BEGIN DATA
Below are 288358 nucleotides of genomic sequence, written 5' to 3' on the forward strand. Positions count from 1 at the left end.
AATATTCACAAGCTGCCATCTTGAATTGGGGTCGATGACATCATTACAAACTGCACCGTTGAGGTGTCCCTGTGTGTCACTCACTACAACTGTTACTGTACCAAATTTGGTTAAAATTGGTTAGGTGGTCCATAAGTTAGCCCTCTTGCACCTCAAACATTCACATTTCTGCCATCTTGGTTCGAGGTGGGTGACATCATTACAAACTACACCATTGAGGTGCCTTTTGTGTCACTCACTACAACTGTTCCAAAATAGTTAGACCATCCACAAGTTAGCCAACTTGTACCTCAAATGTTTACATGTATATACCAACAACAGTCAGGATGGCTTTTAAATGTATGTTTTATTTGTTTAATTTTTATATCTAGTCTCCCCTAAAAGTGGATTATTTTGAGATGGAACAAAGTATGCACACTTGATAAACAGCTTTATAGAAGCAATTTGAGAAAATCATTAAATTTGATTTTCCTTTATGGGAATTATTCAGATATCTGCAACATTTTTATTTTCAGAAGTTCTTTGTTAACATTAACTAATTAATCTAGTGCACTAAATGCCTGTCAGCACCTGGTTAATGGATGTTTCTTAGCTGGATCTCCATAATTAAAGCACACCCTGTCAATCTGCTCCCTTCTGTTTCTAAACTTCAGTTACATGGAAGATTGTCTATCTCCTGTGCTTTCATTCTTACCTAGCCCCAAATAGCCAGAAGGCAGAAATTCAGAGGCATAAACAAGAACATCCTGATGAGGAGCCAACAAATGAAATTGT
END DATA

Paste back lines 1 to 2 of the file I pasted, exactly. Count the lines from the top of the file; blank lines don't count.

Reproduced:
Below are 288358 nucleotides of genomic sequence, written 5' to 3' on the forward strand. Positions count from 1 at the left end.
AATATTCACAAGCTGCCATCTTGAATTGGGGTCGATGACATCATTACAAACTGCACCGTTGAGGTGTCCCTGTGTGTCACTCACTACAACTGTTACTGTACCAAATTTGGTTAAAATTGGTTAGGTGGTCCATAAGTTAGCCCTCTTGCACCTCAAACATTCACATTTCTGCCATCTTGGTTCGAGGTGGGTGACATCATTACAAACTACACCATTGAGGTGCCTTTTGTGTCACTCACTACAACTGTTCCAAAATAGTTAGACCATCCACAAGTTAGCCAACTTGTACCTCAAATGTTTACATGTATATACCAACAACAGTCAGGATGGCTTTTAAATGTATGTTTTATTTGTTTAATTTTTATATCTAGTCTCCCCTAAAAGTGGATTATTTTGAGATGGAACAAAGTATGCACACTTGATAAACAGCTTTATAGAAGCAATTTGAGAAAATCATTAAATTTGATTTTCCTTTATGGGAATTATTCAGATATCTGCAACATTTTTATTTTCAGAAGTTCTTTGTTAACATTAACTAATTAATCTAGTGCACTAAATGCCTGTCAGCACCTGGTTAATGGATGTTTCTTAGCTGGATCTCCATAATTAAAGCACACCCTGTCAATCTGCTCCCTTCTGTTTCTAAACTTCAGTTACATGGAAGATTGTCTATCTCCTGTGCTTTCATTCTTACCTAGCCCCAAATAGCCAGAAGGCAGAAATTCAGAGGCATAAACAAGAACATCCTGATGAGGAGCCAACAAATGAAATTGT